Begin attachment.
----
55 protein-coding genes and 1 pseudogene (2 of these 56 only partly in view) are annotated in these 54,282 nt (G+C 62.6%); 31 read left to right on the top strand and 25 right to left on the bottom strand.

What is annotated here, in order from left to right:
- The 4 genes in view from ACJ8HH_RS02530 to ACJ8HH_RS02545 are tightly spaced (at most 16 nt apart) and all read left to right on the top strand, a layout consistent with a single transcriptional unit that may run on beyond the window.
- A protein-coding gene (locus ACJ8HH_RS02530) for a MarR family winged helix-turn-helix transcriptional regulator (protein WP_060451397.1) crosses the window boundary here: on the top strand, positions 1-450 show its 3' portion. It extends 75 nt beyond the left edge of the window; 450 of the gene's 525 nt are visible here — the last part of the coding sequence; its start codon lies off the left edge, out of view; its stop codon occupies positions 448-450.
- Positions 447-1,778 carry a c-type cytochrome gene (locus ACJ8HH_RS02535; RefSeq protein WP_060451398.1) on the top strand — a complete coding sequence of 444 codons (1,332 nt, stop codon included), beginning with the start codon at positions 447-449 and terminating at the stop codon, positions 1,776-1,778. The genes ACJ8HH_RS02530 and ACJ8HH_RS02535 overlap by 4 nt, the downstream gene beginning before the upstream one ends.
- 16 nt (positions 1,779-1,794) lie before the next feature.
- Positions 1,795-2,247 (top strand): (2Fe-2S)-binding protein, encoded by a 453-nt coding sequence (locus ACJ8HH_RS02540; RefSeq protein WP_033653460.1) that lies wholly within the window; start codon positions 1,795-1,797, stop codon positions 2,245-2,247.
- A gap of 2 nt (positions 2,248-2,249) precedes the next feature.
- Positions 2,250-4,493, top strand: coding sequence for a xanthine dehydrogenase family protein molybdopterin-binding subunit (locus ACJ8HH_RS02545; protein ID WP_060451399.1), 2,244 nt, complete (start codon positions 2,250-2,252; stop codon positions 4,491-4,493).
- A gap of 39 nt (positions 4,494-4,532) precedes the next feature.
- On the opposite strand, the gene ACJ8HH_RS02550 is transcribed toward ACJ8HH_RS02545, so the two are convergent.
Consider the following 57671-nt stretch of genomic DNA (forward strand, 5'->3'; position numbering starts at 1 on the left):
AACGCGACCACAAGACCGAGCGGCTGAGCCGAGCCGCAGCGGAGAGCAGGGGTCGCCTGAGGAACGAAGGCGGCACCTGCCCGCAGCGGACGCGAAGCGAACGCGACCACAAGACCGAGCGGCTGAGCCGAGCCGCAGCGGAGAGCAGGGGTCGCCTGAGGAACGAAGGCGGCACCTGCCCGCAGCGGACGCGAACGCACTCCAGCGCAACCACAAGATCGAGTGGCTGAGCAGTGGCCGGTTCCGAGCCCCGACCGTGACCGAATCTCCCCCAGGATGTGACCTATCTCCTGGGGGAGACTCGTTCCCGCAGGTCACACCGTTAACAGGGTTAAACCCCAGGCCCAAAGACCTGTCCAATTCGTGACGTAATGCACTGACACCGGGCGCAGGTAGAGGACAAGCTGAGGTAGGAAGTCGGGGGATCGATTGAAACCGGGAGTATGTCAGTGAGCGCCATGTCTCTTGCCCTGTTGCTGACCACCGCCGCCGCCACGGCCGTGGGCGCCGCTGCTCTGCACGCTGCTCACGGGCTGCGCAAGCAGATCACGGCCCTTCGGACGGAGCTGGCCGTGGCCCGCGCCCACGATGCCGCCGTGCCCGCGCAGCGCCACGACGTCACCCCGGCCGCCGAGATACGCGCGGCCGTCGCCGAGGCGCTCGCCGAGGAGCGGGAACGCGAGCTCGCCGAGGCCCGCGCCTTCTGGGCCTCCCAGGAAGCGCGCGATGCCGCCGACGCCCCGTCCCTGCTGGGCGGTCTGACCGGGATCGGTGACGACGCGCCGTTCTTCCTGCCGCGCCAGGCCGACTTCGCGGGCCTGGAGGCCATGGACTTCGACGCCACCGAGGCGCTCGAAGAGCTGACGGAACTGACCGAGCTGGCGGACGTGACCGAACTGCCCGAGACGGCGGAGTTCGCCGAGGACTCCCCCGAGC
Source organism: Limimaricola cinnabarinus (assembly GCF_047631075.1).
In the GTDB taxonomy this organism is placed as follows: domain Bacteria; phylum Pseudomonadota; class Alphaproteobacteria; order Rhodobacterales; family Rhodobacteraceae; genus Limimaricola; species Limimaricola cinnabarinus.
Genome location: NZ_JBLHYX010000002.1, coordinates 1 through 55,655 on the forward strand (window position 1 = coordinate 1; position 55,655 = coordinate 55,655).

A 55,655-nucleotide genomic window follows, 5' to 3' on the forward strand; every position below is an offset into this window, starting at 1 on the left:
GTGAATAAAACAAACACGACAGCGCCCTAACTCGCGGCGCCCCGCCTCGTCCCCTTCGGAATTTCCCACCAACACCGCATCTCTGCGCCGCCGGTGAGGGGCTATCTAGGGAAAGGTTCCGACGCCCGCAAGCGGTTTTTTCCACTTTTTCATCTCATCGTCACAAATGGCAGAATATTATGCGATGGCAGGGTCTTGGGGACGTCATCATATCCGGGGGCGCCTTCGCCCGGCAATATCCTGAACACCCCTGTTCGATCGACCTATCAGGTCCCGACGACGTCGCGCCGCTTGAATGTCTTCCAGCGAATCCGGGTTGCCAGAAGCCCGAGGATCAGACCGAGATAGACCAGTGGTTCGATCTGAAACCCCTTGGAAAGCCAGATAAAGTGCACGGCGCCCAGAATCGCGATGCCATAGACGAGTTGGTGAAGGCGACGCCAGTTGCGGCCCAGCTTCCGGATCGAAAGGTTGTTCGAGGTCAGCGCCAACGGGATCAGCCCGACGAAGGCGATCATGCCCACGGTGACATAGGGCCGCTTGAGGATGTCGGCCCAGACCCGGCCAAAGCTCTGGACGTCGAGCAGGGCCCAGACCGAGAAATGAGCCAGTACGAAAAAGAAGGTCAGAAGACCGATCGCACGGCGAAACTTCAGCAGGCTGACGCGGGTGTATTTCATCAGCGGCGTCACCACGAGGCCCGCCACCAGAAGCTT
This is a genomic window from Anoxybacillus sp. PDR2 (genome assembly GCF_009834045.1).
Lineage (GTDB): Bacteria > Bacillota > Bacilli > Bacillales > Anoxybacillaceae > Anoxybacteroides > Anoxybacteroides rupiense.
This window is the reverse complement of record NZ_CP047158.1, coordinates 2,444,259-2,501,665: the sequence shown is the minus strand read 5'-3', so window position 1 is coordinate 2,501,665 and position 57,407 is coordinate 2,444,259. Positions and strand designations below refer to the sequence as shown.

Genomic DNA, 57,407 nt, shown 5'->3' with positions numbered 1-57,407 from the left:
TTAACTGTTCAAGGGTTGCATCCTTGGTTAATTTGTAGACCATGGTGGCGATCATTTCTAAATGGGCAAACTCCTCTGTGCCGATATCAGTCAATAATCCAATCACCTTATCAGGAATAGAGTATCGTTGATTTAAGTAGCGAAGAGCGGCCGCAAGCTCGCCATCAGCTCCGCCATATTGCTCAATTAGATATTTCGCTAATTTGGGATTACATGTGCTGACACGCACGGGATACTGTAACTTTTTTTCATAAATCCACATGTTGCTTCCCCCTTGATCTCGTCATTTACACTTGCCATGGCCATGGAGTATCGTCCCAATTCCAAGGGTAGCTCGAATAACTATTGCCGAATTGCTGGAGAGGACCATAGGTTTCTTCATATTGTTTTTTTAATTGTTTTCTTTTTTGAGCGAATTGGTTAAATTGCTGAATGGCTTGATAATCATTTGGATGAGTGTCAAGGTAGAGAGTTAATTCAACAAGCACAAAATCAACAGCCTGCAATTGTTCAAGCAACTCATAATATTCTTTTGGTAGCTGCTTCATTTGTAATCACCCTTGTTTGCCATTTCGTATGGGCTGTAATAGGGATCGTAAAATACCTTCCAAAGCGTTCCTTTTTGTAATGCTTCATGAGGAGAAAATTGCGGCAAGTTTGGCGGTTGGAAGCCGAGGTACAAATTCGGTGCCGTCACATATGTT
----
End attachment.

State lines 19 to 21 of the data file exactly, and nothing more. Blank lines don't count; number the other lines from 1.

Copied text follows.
This is a genomic window from Anoxybacillus sp. PDR2 (genome assembly GCF_009834045.1).
Lineage (GTDB): Bacteria > Bacillota > Bacilli > Bacillales > Anoxybacillaceae > Anoxybacteroides > Anoxybacteroides rupiense.
This window is the reverse complement of record NZ_CP047158.1, coordinates 2,444,259-2,501,665: the sequence shown is the minus strand read 5'-3', so window position 1 is coordinate 2,501,665 and position 57,407 is coordinate 2,444,259. Positions and strand designations below refer to the sequence as shown.